• The Los Alamos Animal Shelter, 226 East Road, 662-8179, has a great selection of adoptable pets just waiting for their forever home, so come adopt your new best friend today! All adoptable pets are microchipped, spayed or neutered, and up-to-date on vaccinations. Shelter hours are noon – 6 p.m. Monday through Friday, 11 a.m.–4 p.m. Saturday, and noon–3 p.m. Sunday.
    Be sure to check out the website at lafos.org, where you can get more information about volunteering, adopting, and donating. You can also check out our Petfinder website for pictures of our adorable adoptable animals: petfinder.com/shelters/friendsoftheshelter.html.
    CATS
    Gracie—A 7-year-old tabby who was surrendered when her elderly owner could no longer care for her. She loves attention from adults and older, gentle children. She also enjoys lounging in the sunshine and hanging out in high perches, where she can survey her domain. She prefers a quiet, calm house, and she doesn’t mind the company of cat-friendly dogs!

  • TODAY
    Gentle Walks at 9 a.m. at Nature Center. A gentle walk for which the emphasis is on discovery, not mileage gained. Free. More information at peecnature.org.

    Fourth Friday Fractals from 7-7:45 p.m. See fractals in nature as a full-dome planetarium show! $10/adult and $8/child. More information at peecnature.org.
    SATURDAY
     Earth Day Festival from 10 a.m.-2 p.m. at the Nature Center. Celebrate Earth Day at the Los Alamos Nature Center. Free.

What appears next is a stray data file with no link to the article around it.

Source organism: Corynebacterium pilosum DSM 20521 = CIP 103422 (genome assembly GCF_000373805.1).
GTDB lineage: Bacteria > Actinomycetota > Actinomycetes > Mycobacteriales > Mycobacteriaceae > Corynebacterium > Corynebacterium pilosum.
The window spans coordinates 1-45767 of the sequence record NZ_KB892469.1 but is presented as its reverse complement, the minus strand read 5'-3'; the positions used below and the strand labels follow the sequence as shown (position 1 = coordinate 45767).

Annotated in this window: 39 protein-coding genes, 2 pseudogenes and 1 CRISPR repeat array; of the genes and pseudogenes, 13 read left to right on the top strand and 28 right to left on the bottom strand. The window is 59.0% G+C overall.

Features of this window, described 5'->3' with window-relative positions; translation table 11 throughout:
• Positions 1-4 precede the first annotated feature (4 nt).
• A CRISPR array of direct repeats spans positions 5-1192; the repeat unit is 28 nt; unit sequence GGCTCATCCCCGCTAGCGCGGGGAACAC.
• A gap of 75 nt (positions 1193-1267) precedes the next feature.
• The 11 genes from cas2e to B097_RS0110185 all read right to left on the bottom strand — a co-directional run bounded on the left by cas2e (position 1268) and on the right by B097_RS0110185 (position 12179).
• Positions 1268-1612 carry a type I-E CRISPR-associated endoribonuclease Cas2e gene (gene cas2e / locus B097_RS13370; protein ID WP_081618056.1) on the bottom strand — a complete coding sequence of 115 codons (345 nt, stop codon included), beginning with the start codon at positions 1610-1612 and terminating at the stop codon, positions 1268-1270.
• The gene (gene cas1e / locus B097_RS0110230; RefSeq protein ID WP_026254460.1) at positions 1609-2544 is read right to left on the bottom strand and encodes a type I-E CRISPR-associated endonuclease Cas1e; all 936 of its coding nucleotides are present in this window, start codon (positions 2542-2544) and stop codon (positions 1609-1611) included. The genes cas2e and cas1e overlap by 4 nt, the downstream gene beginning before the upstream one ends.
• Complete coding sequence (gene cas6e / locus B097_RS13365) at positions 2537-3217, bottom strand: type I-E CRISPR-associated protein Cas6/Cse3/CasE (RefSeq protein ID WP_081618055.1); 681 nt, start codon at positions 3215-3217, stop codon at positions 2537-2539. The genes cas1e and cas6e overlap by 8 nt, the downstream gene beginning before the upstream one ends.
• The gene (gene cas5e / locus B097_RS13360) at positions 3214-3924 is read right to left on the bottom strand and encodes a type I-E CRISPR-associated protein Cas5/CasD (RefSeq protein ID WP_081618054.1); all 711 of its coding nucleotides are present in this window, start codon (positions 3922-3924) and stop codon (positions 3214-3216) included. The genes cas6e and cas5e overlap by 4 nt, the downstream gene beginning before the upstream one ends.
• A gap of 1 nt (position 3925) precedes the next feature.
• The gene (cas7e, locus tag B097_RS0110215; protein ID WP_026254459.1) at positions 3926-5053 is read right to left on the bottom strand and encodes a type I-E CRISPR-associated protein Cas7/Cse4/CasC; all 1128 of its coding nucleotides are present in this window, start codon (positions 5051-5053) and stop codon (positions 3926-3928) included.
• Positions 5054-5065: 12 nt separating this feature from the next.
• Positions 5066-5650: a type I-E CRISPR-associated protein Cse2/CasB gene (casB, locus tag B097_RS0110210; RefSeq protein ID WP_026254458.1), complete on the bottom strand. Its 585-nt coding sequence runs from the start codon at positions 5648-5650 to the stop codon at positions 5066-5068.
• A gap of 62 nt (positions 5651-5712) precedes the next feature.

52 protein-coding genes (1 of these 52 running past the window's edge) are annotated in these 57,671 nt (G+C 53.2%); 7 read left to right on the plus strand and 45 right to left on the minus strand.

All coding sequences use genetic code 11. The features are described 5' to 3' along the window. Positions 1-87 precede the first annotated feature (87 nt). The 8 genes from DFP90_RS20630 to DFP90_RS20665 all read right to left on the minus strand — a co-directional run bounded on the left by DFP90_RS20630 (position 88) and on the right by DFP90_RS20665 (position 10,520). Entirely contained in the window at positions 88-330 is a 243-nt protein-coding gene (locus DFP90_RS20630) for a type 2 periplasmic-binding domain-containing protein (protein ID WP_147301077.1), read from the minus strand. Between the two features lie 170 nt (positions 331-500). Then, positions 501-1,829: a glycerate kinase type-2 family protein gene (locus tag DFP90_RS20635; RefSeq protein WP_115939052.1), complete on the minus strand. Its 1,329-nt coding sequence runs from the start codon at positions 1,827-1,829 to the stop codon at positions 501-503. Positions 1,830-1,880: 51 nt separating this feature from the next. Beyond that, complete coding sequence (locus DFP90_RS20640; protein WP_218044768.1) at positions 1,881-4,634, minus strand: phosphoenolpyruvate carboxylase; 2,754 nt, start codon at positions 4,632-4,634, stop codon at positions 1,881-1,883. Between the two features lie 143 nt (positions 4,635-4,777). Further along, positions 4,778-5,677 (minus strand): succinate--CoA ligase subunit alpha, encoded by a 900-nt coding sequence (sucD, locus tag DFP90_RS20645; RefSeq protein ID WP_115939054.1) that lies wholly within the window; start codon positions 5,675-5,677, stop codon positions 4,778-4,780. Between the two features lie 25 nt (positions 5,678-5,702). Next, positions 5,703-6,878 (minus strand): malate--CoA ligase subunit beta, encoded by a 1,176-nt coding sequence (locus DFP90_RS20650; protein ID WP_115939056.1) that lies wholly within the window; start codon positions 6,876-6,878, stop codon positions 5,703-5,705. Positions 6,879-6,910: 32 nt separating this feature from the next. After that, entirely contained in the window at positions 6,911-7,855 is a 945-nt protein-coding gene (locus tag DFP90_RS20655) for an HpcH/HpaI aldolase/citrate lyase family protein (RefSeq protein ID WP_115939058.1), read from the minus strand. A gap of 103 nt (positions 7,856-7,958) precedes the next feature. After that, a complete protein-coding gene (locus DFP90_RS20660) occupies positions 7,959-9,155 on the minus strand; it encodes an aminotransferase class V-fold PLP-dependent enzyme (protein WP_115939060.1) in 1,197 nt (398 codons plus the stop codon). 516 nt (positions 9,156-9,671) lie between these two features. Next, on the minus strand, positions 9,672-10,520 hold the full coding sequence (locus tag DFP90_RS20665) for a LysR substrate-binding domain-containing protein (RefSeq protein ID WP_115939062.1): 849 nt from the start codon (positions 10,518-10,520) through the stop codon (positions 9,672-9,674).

Feature Film: “We are Astronomers” at 11 a.m. at Nature Center. This exciting, family-friendly film reveals the global collaboration, technology, and dedication required to answer the unresolved questions of the Universe. Cost is $6 for adults and $4 for children.

    Feature Film: “Sea Monsters, A Prehistoric Adventure” at noon at the Nature Center. See prehistoric sea creatures come to life, and follow fossil hunters to remote locations as they excavate the remains of some of the most awe-inspiring creatures of all time. Cost is $6 for adults and $4 for children.

    Young at Heart Hike. Join us on a hike that brings together people of all ages to connect, learn, play, and explore. Free.

  • Following the recent ice and snow storm Monday, the Environmental Services Division is seeking volunteers to help collect and dispose of branches in areas that have already received bulk item collection on the quarterly pick up schedule.
    Residents are encouraged to help with branch clean up and ask others to help in neighborhoods.
    Trees around many properties sustained damage and breakage due to the wet, heavy snowfall, and many individuals aren’t capable of cleaning up the debris around their property.